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Sample Poems by David Cazden

In The Convenience Store

The manager’s fingers are calloused and round
from spinning a day job,
two kids at day care,
rolling too many coins.

Her hair is highlighted brown.
Outside, it is warm.
Butterflies perch
on the black-eyed susans

on the overgrown storefront lawn.
I leaf through “Four Wheeler”.
Above the fudge rounds and cow tails,
watching fingers gather up coins, crumpled bills

from the pockets of strangers.
Customers swirl—it is mid-morning,
I need a Yoohoo or a Coke
so I edge to the counter

rounding the squat
stacks of newspapers,
the busy coffee machines.
Coins are dropping like milk

into cups of black coffee,
and caffeine and sunlight mix
in the glare of the windows.
My lungs’ cylinders rev

as I approach.
She smiles, yet I am silent
walking into the parking lot
where leaves dry on the branches

over my old sedan.
There are wings under my seat,
driving past the deep amber trees
where each day I think
she could be waiting.


Every month the doctors check
each stretch of her,
down to the paper ribbons
wound between the toes.

But I see only skin
the color of mocha,
freckles of cinnamon and clove.
As auburn hair falls upon the table

she tells me how they examine
the neck, the elbows, the delta
of the back, where a cool rain pours,
and I ask can I see the scar

so she pulls a sleeve away
from the center of her arm
revealing seared streaked skin
the color of pork left on the barbeque.

This is the opposite
of what a kiss might do,
an unraveling of flesh,
the threads sewn down.

She stares at me through glasses
thick as bowls of water.
At twenty five she already talks
beyond the afternoon. And after

our awkward conversation
I return to editing her poem,
erasing a few lines,
as if my hand could change
a story not my own.

The Joy Of Cooking School

She was involved in complexities of shallots.
He peeled thin skins, parting a garlic clove
like a dancer’s pale shoes.
Break time they spooned milk froth
over espressos.

Their talk was euphoric,
young faces flushed
in the spirals of steam.

They wondered where it would lead,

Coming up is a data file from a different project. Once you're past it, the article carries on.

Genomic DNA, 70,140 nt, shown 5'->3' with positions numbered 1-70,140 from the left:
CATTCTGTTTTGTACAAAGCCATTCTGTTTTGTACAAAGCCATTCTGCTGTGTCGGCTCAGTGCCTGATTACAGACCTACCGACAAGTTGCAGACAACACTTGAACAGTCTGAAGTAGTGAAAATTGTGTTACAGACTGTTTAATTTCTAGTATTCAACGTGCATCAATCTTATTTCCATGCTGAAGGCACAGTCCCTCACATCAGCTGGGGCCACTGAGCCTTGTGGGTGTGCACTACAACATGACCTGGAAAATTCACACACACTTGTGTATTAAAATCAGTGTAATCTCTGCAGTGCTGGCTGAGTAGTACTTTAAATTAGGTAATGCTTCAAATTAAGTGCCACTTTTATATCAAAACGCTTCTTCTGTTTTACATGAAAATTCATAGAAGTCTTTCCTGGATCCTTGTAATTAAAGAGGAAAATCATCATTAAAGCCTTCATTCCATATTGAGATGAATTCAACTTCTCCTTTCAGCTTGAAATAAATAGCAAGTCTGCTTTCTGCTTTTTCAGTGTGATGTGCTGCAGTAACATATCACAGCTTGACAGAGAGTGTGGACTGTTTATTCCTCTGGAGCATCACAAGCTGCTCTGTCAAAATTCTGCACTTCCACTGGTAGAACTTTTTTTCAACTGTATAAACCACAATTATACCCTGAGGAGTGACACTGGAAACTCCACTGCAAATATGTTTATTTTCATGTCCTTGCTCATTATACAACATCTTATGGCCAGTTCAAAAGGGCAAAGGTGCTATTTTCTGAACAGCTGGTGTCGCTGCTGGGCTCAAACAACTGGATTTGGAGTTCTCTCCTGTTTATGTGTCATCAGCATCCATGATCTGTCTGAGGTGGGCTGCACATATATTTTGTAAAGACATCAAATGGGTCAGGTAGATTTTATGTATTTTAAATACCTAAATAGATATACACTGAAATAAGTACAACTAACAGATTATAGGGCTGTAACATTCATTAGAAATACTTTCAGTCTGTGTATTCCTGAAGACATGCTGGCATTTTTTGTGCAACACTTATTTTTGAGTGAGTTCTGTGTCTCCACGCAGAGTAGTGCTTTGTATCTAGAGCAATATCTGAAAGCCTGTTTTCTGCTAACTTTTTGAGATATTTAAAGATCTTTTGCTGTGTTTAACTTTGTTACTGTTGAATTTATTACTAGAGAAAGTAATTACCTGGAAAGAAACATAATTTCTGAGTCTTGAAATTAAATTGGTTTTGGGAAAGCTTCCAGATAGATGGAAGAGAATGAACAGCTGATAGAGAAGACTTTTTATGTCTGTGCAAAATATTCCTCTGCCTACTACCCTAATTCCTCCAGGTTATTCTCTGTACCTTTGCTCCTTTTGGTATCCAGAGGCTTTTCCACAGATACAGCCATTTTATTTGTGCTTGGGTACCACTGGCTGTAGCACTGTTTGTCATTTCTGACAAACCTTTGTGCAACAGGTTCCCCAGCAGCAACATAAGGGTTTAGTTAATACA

the smearing of flour
into the fat of a lamb,
the coaxing of spices

into a quiche.
Then graduation:
hair wilted with oil
tucked into apprentice chef caps.
They toiled in a stainless steel kitchen,
coming home late, heavy headed.

At night they learned to be young—
spilled food on the floor,
laughed when they broke
a capon’s hollow bones
or cracked eggs in a pan

into the mad hours,
with nothing better to do
than beat cream into peaks,
let shy thyme and dill
grow amorous under the moon.

In The Diner

Behind us, flashes of car windshields
off the streets, students
awaiting plates of food.
We float conversation
while the sky encircles us

without a cloud.
Behind the backdrop
of bright blue diner curtains,
stars swerve in daytime arcs.
I sip ice tea. You twirl
your hair in knots and swirls,
punctuating a story with your hands—

Yellow strands, russet,
tell me where to go today
as the traffic hums, and your fingers move
intricate and foreign
as the dances of the summer bees.


land on the roof,
complain about the weather,
how small the juniper berries

are this year. Scavenging the bread
behind our house,
they gather under tendons

of the telephone wires—
Knotted and strung, looped and twirled
around our conversation.

Fresh from the shower,
I watch crows numerous as pronouns—
I, you, he, launch in the winter air,

from the window near the phone
where I wait for you to call—
I know the season’s changed,

the ground is studded with acorns
and crows’ feet mark my calendar.
I do not notice

my towel’s no longer on:
It too has fallen
like a cloud of dark birds going down.